No (referent)1.01.01.0
      ICD-9 diagnosis of mental health disorder
       Yes1.84 (1.05, 3.21)1.61 (1.02, 2.53)1.73 (1.22, 2.45)
       No (referent)1.01.01.0
      ICD-9 diagnosis of hepatitis C
       Yes2.55 (1.00, 6.45)1.10 (.42, 2.92)1.56 (.80, 3.05)
       No (referent)1.01.01.0
      NOTE. Values are OR (95% CI).
      We then assessed the ability of the weighted count of risk indicators to predict the NLP classification of problem opioid use. Fig 1 reports the ROC curves of this model in both the learning and validation samples. The ROC area under the curve (c-statistic) was .733 (CI = .666, .800), .718 (CI = .668, .768), and .724 (CI = .684, .764) for the learning, validation, and combined samples, respectively.
      Figure thumbnail gr1
      Figure 1ROC curves for learning (n = 1,449) and validation (n = 1,303) samples for predicting problem opioid use using the weighted count measure.
      We also calculated the overall sensitivity and specificity of the weighted count of risk indicators model by applying the estimates from the logistic regression model that predicted problem opioid use in the learning sample to the validation sample. The sensitivity of the regression model prediction of problem opioid use was 58.3%, and specificity was 71.2% at a predicted probability cutoff value equal to .046. This predicted probability corresponded to a count of ≥4 risk indicators.
      We also estimated sensitivity, specificity, PPV, and NPV at varying cut points for the weighted count of risk indicators. These estimates are reported in Table 3 for the combined study sample. A weighted count of risk indicators of ≥3 provided good sensitivity (82.8%) but poor specificity (45.6%). A weighted count of risk indicators of ≥4 provided moderate predictive ability, with fair specificity (71.6%) balanced with lower sensitivity (60.1%). Table 4 provides more detail on how sensitivity, specificity, PPV, and NPV were calculated for a weighted count of risk indicators of ≥4. Using a cutoff of ≥4, the PPV was 11.4% (95/832), and the NPV was 96.7% (1,857/1,920).
      Table 3Prediction of Clinician-Documented Problem Opioid Use at Various Cut Points (N = 2,752)
      Weighted Count of Risk Indicators CutoffPPVNPVSensitivitySpecificity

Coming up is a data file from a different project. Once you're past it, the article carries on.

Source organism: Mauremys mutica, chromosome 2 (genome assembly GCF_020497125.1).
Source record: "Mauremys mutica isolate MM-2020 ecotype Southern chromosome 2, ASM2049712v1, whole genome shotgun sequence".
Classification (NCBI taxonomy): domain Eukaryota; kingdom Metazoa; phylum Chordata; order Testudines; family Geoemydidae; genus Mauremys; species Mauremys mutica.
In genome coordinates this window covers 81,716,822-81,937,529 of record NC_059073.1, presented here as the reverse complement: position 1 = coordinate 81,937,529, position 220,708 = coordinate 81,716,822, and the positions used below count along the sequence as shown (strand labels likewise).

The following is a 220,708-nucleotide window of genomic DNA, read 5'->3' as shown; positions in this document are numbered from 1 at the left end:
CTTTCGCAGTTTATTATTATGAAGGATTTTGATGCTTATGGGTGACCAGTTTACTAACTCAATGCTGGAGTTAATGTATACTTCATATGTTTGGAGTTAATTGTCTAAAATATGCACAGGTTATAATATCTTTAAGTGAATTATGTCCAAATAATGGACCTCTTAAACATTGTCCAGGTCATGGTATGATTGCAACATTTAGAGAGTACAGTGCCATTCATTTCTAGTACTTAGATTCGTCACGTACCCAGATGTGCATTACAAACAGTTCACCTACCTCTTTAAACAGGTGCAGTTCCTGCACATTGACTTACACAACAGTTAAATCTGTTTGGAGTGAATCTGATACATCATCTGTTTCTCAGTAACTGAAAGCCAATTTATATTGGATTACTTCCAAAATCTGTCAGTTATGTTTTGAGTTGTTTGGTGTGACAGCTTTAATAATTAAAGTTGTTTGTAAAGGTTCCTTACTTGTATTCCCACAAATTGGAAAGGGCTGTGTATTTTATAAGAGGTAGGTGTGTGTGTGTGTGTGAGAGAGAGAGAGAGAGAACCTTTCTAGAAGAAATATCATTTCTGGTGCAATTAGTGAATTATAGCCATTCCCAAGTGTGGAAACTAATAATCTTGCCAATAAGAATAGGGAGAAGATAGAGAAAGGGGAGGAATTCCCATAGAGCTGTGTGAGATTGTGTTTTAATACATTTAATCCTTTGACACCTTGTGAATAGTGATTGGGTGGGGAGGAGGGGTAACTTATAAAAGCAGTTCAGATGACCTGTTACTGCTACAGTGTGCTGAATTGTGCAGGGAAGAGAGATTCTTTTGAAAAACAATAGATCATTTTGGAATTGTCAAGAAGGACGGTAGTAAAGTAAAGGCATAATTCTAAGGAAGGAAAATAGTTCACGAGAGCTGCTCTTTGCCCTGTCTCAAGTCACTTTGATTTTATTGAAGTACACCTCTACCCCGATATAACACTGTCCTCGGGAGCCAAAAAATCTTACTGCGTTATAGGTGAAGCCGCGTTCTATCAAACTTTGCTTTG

≥16.698.896.815.8
      ≥27.898.490.534.6
      ≥38.597.882.945.6
      ≥411.496.760.171.6
      ≥619.595.732.991.7
      ≥827.394.811.498.2
      NOTE. Values are percentages.
      Table 4Agreement of Classification of Problem Opioid Use: NLP-Based Classification and Weighted Count Risk Screener
      Weighted Count Risk Screener of Problem Opioid Use
      With classification of problem opioid use based on the weighted count measure with a cut point of ≥4.
      NLP-Based Classification of Problem Opioid Use
      AbsentPresentTotal
      0–3 risk indicators1,857631,920
      ≥4 risk indicators73795832
      Total2,5941582,752
      NOTE. Sensitivity: 95/158 = 60.1%; specificity: 1,857/2,594 = 71.6%; PPV: 95/832 = 11.4%; NPV: 1,857/1,920 = 96.7%.
      With classification of problem opioid use based on the weighted count measure with a cut point of ≥4.

      Discussion

      Our results suggest the potential utility of automated surveillance to assess risks of problem opioid use utilizing EHR data as predictors. Performance of both the NLP measure model and the weighted count of risk indicators was similar to that of widely used risk screeners in other disease states (eg, cardiovascular disease predictive models have reported area under the curve c-statistics in the range of .68–.77).
      • Wilson P.
      • D’Agostino R.
      • Levy D.
      • Belanger A.
      • Silbershatz H.
      • Kannel W.
      Prediction of coronary heart disease using risk factor categories.